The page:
The Plaza de Santo Domingo is known as being the place to obtain false documents, but it also houses among its streets a large amount of historic buildings and excellent Mexican food.
Located three blocks from the main Zócalo, between the streets República de Brasil, República de Cuba and Belisario Domínguez, Santo Domingo is the second most important plaza in Mexico City.
It was built by the same Dominican friars who during the 16th century established themselves in the zone in order to start begin the construction of a temple that would carry the same name.
The esplanade is surrounded by a diverse array of buildings that marked the passage of history in Mexico. Such buildings include: La Iglesia de Santo Domingo, el ex Palacio de la Santa Inquisición, known known as the Museu de la Medicina, the Antiguo Edificio de Audanas and La Hostería de Santo Domingo: all must-see places upon a visit to this zone.
Santo Domingo is recognized for its famous halls that were built by evangelists with the objective and offering scribe services to people that required a redaction of all type of documents.
If what you are looking for is to print some invitations, bills or flyers, this is the place to go. The scribes of long ago have become coyotes today that have taken over the area and offer the reproduction of any type of fake documentation, so visit with care.
While you wander through the halls and printers, it’s most likely that you’ll start to salivate, being that within the zone are a bunch of food stands and restaurants for all budgets.
One restaurant that’s not to be missed is La Hostería de Santo Domingo. With more than 140 years of Mexican culinary tradition, it’s one of the most emblematic places in Mexico City, and offers chiles en nogada all year.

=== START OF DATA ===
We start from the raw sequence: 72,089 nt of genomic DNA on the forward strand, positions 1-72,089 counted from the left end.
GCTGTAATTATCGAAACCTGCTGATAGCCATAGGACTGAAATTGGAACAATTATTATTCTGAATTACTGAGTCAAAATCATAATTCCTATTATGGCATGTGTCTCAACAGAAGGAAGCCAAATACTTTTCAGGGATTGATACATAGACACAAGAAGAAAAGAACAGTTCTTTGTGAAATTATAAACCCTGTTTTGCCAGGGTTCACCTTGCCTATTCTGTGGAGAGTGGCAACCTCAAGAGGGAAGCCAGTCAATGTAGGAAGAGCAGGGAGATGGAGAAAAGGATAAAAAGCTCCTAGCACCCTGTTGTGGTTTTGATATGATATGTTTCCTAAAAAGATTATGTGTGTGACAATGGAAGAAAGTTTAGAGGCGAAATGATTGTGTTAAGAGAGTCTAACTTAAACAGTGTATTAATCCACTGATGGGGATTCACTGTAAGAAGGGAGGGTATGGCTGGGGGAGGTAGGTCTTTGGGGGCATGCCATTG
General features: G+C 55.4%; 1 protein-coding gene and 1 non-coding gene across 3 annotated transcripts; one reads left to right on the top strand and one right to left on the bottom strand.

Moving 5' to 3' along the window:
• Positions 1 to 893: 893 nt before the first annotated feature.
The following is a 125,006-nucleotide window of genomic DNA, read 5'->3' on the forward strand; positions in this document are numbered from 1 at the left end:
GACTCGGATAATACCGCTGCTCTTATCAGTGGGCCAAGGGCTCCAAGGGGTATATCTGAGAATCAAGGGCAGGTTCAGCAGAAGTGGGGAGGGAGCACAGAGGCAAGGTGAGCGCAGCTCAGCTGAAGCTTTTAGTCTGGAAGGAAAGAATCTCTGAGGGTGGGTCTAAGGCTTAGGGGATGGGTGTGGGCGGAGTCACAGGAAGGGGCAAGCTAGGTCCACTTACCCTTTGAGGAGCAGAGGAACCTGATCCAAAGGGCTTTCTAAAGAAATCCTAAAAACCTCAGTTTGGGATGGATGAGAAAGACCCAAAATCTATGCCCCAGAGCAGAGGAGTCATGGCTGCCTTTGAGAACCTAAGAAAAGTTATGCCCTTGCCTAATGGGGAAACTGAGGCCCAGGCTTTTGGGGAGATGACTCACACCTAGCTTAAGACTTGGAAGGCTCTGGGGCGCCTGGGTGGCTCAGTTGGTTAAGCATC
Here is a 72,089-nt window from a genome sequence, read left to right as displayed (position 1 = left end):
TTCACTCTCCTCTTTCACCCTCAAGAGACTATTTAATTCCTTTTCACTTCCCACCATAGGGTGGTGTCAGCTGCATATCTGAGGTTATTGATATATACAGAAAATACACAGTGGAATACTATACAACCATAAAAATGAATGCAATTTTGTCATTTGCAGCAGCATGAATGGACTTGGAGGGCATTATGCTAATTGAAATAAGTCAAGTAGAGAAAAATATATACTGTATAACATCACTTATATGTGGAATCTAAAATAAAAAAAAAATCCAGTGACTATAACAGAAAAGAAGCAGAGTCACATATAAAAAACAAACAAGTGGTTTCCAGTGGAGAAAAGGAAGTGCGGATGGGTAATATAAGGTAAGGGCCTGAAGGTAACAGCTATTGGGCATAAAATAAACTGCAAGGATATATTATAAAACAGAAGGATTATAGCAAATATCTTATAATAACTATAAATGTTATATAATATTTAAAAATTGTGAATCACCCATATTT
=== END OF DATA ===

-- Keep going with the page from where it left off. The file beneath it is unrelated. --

If what you’re looking for is a snack attack, we recommend that you try the quesadillas, huaraches and gorditas from Doña Mary, located at the corner of Republica de Cuba street. For $50 pesos, you can enjoy the characteristic flavors of the city. The huitlacoche, flor de calabaza, frijoles and salsa verde, are an exceptional combination.
You can’t go to Santo Domingo without visiting El Centro Cultural del México Contemporáneo, located in the Antiguo Claustro de los Generales, alongside the church. It’s a building where you can see the promotion and diffusion of cultural expressions that exist for collective learning. Within, there are exposition rooms, a library, theatrical activities, musicals and book presentations.
After so much walking and checking out the historic, cultural and recreative nooks of the area, a few moments of relaxation wouldn’t be a bad idea. In the middle of the principle plaza, there are a few ladies that for $60 peso will massage your shoulders, head, neck and face to get rid of stress.
Further along from the Zócalo, the Plaza de Santo Domingo is a good option to walk the streets of the city, eat something a bit different, get to know Mexican history and visit places with new cultural offerings.
|Venue name:||Plaza de Santo Domingo|
República de Brasil s/n
|Cross street:||Belisario Domínguez|
|Transport:||Metro Zócalo. Metro Allende. Metrobús República de Chile.|